There is something in systems thinking called a feedback loop. Feedback loops are a structure where the output of something is fed back into the input. Then it starts to magnify as it goes through the loop of output to input to output to input etc.
One example can be found by the classic saying, “the rich get richer and the poor get poorer.”
The reality is that having extra money and then investing that money means that the money will grow. Then, if you keep the income you make from the investments and put it back into more investments you can continue to grow you money over time. The more you make, the more you reinvest. The richer you get, the more you can put towards assets that make you more money.
If you find yourself constantly spending all of your income and then some, you will slowly start to accumulate debt. The debt must then be paid back plus some more (interest). This also means that you have less the next month for expenses. Then you put more on credit adding to your debt. This cycles and puts you further and further behind.
While the first example may represent the rich and second example may represent the poor, what about everyone else? What are we doing?
Because most people fall in the middle, they make enough where they aren’t increasing their debt every month or doing so slightly, but they don’t make enough to be able to invest large sums of money, they work hard to make enough to cover their needs and a little extra to invest in a retirement account. They slowly pay off their mortgage and over time slowly increase their net worth. They have ups and downs along the way but manage to adjust their spending to stay just below their income.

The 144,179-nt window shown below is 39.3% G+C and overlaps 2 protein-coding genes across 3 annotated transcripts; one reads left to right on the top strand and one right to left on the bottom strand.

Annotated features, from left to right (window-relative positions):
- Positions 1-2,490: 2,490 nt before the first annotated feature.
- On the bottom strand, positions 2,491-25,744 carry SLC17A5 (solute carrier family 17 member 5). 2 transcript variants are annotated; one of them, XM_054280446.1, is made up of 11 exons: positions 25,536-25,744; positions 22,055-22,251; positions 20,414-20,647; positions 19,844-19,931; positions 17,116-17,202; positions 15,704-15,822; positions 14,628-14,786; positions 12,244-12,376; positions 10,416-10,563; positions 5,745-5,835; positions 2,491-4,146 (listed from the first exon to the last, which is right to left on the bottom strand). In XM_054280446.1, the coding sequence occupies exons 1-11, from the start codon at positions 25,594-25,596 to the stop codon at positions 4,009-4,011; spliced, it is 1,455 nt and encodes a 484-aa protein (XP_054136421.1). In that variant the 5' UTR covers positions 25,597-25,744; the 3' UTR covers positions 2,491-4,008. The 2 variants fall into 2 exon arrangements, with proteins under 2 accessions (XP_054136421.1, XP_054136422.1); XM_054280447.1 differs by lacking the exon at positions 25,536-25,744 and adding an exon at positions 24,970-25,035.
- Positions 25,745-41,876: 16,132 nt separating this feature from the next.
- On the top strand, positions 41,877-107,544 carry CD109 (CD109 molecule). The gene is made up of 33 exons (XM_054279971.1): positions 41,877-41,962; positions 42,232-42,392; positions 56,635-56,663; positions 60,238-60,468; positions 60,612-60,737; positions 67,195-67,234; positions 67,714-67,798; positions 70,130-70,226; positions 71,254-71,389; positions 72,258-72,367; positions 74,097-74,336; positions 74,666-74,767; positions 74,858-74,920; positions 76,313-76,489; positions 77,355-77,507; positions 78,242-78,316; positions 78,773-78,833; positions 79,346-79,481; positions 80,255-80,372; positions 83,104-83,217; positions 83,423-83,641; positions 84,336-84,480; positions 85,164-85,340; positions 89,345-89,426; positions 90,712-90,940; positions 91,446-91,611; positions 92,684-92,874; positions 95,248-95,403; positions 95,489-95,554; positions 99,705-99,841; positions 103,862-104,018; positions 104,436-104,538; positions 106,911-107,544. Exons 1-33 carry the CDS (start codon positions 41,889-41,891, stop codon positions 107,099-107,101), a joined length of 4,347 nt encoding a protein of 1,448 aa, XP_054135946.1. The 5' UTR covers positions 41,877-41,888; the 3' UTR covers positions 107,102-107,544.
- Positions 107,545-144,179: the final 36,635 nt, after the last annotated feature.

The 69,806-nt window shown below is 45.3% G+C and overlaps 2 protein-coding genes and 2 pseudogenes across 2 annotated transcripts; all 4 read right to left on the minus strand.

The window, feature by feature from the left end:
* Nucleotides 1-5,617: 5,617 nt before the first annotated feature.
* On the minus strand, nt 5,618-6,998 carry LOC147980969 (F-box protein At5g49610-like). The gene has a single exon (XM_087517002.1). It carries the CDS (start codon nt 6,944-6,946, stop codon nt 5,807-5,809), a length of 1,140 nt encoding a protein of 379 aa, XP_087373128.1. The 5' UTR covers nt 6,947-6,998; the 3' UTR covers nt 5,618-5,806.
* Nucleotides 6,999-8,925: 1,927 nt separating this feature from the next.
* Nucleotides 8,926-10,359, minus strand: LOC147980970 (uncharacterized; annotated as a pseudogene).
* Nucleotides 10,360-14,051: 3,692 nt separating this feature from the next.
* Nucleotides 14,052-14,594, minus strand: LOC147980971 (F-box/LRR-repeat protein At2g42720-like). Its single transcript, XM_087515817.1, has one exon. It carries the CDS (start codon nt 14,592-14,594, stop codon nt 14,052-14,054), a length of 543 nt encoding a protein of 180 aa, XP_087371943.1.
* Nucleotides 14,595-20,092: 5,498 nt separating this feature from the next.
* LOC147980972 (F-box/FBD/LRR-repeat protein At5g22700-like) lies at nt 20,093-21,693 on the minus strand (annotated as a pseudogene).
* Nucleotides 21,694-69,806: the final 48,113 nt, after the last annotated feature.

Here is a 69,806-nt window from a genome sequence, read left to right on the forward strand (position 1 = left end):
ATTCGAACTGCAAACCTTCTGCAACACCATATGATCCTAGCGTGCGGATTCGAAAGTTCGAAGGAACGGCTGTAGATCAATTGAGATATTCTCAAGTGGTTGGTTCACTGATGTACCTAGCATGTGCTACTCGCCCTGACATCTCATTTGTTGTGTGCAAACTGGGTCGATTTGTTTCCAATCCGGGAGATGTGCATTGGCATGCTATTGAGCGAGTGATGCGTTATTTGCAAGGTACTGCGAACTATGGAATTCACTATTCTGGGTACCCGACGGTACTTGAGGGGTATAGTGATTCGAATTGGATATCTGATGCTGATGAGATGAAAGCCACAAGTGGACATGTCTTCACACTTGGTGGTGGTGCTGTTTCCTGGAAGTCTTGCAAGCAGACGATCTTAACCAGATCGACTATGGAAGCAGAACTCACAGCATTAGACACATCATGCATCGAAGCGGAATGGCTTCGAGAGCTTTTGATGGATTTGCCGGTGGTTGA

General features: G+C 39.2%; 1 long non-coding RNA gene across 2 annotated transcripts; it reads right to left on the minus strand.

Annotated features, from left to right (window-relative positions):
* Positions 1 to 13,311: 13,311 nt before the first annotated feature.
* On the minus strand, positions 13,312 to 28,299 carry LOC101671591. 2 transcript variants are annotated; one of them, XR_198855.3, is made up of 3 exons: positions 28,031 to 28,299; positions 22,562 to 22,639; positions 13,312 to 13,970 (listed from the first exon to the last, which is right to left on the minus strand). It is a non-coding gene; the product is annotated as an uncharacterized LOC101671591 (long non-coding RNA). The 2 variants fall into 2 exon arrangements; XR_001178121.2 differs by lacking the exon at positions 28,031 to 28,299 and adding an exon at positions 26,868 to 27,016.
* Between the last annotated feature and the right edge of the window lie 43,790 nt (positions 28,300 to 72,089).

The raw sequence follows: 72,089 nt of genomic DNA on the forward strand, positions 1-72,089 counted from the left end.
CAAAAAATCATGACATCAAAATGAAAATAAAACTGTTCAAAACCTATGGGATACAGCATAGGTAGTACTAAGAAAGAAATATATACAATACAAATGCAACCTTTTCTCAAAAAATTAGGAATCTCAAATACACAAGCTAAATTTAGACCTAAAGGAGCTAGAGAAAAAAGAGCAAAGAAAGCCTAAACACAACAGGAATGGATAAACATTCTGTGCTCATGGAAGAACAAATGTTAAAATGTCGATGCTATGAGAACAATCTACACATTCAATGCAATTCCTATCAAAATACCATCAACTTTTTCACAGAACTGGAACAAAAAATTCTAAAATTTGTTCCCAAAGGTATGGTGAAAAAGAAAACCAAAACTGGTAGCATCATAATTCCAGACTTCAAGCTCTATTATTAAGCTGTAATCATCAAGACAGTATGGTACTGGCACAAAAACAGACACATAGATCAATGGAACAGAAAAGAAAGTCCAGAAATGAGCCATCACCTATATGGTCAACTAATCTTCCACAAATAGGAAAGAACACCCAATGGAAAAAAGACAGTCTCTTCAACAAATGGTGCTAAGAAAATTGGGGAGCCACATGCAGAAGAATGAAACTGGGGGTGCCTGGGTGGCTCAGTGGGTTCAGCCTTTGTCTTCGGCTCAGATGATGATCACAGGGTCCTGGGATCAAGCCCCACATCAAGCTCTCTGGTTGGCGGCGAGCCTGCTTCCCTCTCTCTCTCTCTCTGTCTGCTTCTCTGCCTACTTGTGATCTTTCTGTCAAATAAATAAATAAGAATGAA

This gives us a great example to look at for feedback loops. Feedback loops could go in a positive direction (rich) or a negative direction (poor). They can be extreme or they can be subtle. They can occur without much thought or be specifically created for a purpose.
Another element of feedback loops is a delay. Delays can be tricky because it may seem like nothing is happening or even that you are going in a different direction. But this is temporary.
Going to school for a degree to earn more money might not feel like it is helping you when you are cramming for an exam and paying for tuition, but over time it will increase your ability to make money. It delays the feedback loop from occurring momentarily.
Most shortsighted decisions follow the feedback loop with a delay structure. They sound great and promise immediate results but actually result in more problems down the road.
When you begin to use systems thinking you start to see these structures form and it helps you to decide the best steps to take. Something that might not seem like a big deal at the time could very well turn out to be a feedback loop with a delay that results in moving you further away from where you want to go.